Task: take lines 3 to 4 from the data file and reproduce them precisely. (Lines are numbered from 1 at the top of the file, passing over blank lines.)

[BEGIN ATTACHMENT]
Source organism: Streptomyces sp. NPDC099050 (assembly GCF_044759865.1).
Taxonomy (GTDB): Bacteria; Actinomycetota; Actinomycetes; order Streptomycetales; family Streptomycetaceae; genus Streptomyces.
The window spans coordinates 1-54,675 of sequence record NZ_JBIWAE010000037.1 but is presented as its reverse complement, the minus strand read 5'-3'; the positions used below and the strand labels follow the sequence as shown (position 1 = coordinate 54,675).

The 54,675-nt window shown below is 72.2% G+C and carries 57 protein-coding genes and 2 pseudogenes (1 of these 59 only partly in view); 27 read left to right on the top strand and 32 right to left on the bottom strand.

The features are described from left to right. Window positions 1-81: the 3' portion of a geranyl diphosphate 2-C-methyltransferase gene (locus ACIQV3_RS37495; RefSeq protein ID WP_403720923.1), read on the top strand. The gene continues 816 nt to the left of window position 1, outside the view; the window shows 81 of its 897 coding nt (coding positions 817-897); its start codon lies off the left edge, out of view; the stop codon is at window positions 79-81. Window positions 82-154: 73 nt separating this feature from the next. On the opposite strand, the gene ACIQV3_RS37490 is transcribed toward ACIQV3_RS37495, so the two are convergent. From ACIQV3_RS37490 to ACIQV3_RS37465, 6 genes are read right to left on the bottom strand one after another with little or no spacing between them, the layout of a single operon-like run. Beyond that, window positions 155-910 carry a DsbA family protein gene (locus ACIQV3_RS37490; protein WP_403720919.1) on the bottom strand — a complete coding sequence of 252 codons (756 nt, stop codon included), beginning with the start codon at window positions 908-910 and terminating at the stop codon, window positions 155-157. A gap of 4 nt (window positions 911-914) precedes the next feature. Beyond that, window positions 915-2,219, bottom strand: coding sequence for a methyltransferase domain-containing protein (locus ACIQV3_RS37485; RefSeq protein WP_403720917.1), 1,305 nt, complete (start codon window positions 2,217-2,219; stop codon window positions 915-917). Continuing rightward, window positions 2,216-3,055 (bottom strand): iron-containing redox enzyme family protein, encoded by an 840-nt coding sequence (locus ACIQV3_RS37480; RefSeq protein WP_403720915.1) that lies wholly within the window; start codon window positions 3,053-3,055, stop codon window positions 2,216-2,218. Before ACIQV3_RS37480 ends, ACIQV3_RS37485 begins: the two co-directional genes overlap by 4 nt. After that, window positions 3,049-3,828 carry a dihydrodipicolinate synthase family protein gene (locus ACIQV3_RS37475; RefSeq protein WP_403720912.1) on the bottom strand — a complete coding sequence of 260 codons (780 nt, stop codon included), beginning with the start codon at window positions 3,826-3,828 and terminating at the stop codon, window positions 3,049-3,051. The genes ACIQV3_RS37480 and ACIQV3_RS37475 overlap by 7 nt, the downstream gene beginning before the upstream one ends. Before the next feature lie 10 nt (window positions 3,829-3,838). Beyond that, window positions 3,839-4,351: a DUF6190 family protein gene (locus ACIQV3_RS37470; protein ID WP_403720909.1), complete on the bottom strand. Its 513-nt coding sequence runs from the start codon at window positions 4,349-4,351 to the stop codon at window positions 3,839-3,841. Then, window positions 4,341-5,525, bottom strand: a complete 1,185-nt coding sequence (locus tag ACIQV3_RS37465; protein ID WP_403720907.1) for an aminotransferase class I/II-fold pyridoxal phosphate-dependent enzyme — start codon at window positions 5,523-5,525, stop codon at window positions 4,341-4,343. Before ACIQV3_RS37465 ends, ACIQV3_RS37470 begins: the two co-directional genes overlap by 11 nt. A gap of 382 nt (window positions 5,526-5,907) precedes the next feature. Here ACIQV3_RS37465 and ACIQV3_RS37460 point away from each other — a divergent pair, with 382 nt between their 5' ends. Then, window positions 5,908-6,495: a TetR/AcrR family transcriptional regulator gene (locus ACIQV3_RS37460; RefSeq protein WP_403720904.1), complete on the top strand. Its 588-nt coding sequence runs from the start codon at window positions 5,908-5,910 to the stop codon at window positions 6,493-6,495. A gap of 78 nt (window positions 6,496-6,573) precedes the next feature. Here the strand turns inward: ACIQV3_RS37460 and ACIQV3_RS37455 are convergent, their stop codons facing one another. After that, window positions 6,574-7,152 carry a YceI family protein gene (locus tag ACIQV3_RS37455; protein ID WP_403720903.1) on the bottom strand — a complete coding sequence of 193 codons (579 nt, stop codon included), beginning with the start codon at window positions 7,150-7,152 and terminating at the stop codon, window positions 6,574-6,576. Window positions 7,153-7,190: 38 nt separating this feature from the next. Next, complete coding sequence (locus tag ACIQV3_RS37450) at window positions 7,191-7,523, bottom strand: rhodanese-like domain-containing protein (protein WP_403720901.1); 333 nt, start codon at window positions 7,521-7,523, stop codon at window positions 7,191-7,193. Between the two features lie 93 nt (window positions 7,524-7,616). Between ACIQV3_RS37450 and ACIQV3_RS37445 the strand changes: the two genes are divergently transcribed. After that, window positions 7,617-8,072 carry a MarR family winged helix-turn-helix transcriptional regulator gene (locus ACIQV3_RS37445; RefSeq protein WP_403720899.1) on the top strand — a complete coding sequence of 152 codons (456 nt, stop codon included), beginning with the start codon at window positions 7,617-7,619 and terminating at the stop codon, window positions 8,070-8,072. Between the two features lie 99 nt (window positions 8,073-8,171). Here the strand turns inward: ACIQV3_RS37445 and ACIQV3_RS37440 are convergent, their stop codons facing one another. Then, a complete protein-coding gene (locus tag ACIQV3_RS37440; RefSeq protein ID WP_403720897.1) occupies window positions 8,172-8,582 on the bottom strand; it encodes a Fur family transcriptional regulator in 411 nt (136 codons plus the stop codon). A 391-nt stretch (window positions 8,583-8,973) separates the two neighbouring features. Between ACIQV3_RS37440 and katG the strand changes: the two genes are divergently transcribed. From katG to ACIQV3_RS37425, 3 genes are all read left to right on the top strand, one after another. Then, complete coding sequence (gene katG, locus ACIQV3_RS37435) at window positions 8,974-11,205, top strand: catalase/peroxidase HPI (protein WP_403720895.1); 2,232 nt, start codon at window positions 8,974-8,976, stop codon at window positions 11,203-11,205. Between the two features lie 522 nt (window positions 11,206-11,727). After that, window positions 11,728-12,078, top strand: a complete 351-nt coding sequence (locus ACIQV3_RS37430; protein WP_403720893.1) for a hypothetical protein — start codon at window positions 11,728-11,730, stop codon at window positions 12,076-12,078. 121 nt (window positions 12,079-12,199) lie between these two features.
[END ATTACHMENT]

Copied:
The window spans coordinates 1-54,675 of sequence record NZ_JBIWAE010000037.1 but is presented as its reverse complement, the minus strand read 5'-3'; the positions used below and the strand labels follow the sequence as shown (position 1 = coordinate 54,675).

The 54,675-nt window shown below is 72.2% G+C and carries 57 protein-coding genes and 2 pseudogenes (1 of these 59 only partly in view); 27 read left to right on the top strand and 32 right to left on the bottom strand.